The same interests are moreover undermining the peer-review process itself and the ability of certain scientists to get published in journals – traditionally, the benchmark of scientific credibility. Powerful interests increasingly hold sway over funding, career progression as a scientist, journals and peer review (see this and this, which question the reliability of peer review in the area of GMOs).
Consider what The Lancet Editor in Chief Richard Horton said in 2015:
“The case against science is straightforward: much of the scientific literature, perhaps half, may simply be untrue. Afflicted by studies with small sample sizes, tiny effects, invalid exploratory analyses, and flagrant conflicts of interest, together with an obsession for pursuing fashionable trends of dubious importance, science has taken a turn towards darkness.”
Peer-review is often referred to as the ‘gold standard’ by with which we should measure the validity of knowledge. As a result, non-peer-reviewed articles, reports or research is too often cast aside in favour of a process that, despite what some would like us to believe, is massively distorted by commercial and career-related interests.
As already noted, powerful corporations fund research programmes and institutions and, by implication, provide a mapped-out career progression for individual scientists.
Through funding, they can shape the research agenda: which issues are to be examined and which are not, as well as how research is to be carried out. They are also able to divert funds to certain scientists and can suppress certain findings and bring pressure to bear on institutions and individual scientists. Corporations may also fund or hold sway over journals, as the Seralini affair showed, and peer reviewers themselves often have career or funding interests and have a stake in pushing a certain technology and thus side-lining certain findings or individual academics.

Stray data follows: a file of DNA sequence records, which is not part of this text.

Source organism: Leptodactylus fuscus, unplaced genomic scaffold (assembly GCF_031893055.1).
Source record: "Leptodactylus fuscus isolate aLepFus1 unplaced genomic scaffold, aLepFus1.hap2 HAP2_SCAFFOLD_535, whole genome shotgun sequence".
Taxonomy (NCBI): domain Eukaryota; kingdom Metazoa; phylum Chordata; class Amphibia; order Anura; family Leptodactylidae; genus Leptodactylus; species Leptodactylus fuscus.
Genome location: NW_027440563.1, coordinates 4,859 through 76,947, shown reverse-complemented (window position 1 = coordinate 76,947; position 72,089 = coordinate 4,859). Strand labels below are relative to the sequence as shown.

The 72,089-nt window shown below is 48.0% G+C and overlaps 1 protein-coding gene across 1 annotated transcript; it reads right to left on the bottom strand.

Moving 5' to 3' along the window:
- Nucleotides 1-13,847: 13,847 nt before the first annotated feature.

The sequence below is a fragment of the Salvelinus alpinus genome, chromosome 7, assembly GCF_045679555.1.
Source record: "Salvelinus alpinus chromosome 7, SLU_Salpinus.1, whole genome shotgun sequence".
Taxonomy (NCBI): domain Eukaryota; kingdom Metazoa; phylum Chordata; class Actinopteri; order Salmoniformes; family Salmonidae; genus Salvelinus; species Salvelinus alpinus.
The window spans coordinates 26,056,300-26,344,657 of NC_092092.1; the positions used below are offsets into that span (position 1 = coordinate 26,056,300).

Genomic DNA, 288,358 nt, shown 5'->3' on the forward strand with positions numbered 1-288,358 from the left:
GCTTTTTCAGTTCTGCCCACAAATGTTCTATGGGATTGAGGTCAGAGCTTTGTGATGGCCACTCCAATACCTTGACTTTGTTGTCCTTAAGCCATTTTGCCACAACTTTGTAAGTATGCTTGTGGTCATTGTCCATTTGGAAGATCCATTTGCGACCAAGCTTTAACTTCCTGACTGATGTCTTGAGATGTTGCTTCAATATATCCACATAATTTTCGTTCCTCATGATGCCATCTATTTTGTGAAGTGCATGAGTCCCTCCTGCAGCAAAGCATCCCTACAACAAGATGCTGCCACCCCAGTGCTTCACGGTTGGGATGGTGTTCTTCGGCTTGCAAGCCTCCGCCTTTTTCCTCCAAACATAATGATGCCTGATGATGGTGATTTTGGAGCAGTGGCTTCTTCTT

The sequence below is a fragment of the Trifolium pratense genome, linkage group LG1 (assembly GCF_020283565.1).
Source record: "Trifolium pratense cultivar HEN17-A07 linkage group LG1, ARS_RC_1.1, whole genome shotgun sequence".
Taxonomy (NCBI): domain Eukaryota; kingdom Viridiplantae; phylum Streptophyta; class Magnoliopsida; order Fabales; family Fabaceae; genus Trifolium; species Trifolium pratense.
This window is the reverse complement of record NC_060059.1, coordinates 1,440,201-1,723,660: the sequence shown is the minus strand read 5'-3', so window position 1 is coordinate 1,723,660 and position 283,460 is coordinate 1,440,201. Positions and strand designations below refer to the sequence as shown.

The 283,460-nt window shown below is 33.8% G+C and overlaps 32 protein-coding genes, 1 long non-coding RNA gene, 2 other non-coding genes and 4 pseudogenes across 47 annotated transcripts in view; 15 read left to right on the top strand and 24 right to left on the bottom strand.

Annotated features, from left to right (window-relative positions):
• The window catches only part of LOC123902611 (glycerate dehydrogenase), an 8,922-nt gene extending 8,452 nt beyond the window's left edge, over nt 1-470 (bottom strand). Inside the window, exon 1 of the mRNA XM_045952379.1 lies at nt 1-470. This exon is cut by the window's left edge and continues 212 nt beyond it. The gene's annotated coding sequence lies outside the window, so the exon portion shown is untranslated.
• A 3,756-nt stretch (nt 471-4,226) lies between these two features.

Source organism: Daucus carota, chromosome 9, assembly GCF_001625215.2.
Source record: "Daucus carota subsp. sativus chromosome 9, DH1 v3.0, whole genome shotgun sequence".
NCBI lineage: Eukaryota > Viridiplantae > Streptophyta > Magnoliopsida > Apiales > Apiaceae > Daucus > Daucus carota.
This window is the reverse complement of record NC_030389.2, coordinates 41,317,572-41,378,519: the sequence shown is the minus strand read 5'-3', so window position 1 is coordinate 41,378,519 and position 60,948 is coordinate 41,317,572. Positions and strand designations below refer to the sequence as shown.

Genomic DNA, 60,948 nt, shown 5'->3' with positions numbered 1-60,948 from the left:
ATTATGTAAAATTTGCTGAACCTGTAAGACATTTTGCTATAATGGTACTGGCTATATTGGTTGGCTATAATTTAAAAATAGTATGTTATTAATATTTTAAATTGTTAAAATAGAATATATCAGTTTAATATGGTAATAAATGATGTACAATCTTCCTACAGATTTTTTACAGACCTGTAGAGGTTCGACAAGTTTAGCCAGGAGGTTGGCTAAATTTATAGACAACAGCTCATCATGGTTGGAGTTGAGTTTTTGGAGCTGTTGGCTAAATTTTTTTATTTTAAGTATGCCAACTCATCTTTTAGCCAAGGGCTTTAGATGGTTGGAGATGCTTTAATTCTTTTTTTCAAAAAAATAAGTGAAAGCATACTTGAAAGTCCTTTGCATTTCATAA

Scientist as priest: uninformed personal opinion masquerades as fact
Scientists do themselves or science no justice when they spout rhetoric in support of GM. Although they may be respected within their own particular discipline and are highly qualified, they seem to think it is therefore legitimate for them to offer uniformed personal opinion on virtually any other issue – and to be regarded as expert sources.
Regardless of the fact that scientists may know about genetic manipulation and the impacts on a particular organism in a laboratory, we should hold them to account when they say that Greenpeace should be held accountable for crimes against humanity because it is resisting GM technology. We should hold them to account when they attack agencies or individuals on the basis that they are acting like totalitarian political regimes that were responsible for the deaths of millions merely because they disagree with GM and offer credible arguments and science to support their claims about the negative impacts of this technology.
Since when did having a PhD in molecular biology or an associated field make someone an expert on political systems or the history of Cambodia, the USSR or some other country, which they are implicitly referring to when making such a ridiculous statement?